July 31 I Wednesday
“You have been set free from sin and have become slaves to righteousness.” —Romans 6:18
The opening verse from Paul gives us a wonderfully optimistic outlook on our relationship with sin. He says that we have died to sin, which makes us no longer slaves to sin, and that sin no longer reigns over or masters us. We may wonder, how is this possible when we battle with sin all the time and are daily surrounded by temptation?
We find the answer from the context in which Paul tells us this truth. He alludes to two misguided responses to sin every Christian is susceptible to. The first is trying to deal with the problem of sin by legalism. Legalism concludes, since we have been reconciled to God and our sins are forgiven, our job now is to live life by the rules God has given. This is appealing because rules are easy to identify and it gives us something to measure our efforts. We may feel secure in keeping the rules, but in due course, we will find ourselves living under the pressure of what we should and should not do. Our lifestyle then becomes driven by an expectancy of keeping the rules with very little individuality or independent
thinking. We kid ourselves into believing this is
being holy, but we are merely adhering to a behavioural pattern we think is pleasing to God.
The second response is licence. Because we stand justified before God, and have a kind, forgiving, merciful and loving God, our sin is not of that much consequence anymore. Our justification before Him is not only a gift to be received, but is irrevocable as Paul tells us, “We are those who have died to sin; how can we live in it any longer?” (Romans 6:2). We are eternally safe and God’s grace is plentiful. Because Christ has dealt with our sin, we are under the notion that we can live in any way we please, even extending to the fact that we no longer need to confess our sins. This is not usually people’s theology, but it can very easily become their attitude.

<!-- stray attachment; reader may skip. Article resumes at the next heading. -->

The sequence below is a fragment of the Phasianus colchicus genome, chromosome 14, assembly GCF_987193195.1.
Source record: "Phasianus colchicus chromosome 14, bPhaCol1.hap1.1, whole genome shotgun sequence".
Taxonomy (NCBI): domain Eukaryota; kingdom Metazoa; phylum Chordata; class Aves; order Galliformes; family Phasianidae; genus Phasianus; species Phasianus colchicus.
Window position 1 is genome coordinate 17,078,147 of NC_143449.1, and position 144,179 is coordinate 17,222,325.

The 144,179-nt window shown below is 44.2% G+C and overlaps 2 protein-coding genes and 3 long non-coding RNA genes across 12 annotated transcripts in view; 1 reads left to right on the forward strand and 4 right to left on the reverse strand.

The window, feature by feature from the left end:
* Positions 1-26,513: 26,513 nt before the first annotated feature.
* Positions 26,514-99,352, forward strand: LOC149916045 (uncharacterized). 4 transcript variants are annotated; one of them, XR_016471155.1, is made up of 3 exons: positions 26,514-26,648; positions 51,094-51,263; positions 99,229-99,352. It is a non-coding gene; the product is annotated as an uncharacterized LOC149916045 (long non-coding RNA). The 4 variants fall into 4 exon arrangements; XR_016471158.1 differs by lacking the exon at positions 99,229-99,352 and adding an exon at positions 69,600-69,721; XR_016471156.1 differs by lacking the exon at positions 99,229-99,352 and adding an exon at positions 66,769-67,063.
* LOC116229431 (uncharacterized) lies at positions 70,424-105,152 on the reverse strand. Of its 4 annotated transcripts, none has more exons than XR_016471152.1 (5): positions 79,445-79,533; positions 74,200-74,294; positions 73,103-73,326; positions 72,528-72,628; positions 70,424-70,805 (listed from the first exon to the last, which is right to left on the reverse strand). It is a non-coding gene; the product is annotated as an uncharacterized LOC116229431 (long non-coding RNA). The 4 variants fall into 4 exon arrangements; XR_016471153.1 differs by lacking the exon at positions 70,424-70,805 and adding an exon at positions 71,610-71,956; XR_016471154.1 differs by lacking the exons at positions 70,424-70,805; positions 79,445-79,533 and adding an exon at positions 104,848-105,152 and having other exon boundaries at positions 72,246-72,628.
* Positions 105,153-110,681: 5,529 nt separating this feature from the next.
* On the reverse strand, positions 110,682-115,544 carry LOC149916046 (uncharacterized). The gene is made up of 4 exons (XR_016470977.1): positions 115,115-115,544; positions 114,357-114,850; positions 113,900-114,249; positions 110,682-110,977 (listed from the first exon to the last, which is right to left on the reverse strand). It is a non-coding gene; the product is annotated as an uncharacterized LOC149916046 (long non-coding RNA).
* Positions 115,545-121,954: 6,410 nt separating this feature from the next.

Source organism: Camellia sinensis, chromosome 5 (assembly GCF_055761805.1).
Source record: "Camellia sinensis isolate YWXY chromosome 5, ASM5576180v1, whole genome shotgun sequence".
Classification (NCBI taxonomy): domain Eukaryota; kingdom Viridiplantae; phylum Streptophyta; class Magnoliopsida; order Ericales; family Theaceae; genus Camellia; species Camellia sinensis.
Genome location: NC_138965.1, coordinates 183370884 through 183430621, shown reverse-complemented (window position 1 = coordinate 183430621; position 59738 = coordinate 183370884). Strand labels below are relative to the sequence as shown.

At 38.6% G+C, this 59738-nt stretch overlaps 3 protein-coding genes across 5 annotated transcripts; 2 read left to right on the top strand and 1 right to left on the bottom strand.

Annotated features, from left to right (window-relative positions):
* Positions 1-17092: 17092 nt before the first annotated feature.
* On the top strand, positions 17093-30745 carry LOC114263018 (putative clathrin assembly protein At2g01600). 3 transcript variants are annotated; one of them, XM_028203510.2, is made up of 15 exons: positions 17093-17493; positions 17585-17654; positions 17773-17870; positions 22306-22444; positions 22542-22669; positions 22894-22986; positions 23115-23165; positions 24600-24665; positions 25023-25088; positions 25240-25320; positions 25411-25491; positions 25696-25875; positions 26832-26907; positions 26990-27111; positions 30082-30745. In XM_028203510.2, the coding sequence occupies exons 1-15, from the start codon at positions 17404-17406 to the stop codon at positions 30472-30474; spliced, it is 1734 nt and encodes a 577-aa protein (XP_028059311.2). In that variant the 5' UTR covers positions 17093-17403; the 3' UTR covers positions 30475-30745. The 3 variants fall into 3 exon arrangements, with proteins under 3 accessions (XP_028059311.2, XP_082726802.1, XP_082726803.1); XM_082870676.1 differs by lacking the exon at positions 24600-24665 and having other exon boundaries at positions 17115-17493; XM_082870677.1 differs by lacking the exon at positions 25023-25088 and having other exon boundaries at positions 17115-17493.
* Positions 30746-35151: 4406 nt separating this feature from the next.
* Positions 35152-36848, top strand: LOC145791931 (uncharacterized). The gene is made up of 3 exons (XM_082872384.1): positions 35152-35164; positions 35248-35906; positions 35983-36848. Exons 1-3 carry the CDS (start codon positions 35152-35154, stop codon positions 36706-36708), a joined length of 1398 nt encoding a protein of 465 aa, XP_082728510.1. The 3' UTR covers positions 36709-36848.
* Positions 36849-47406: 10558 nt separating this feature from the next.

Yet, our answer to our battle with sin is not legalism or licence, but the life of Christ living in us. In Him, we are given new appetites, desires, energy and motivation to live a godly life. Just as we are not set free from sin by our own efforts, we cannot live the Christian life by our own efforts. It is in the strength of Christ that we are meant to live, and each time we yield to Him instead of sin, His presence in us is expressed in our ever-increasing holiness.
Prayer: Dear Lord, I know how susceptible to sin and temptation I am. Help me to live in Your strength and transform me into Your likeness. Thank You, Lord.
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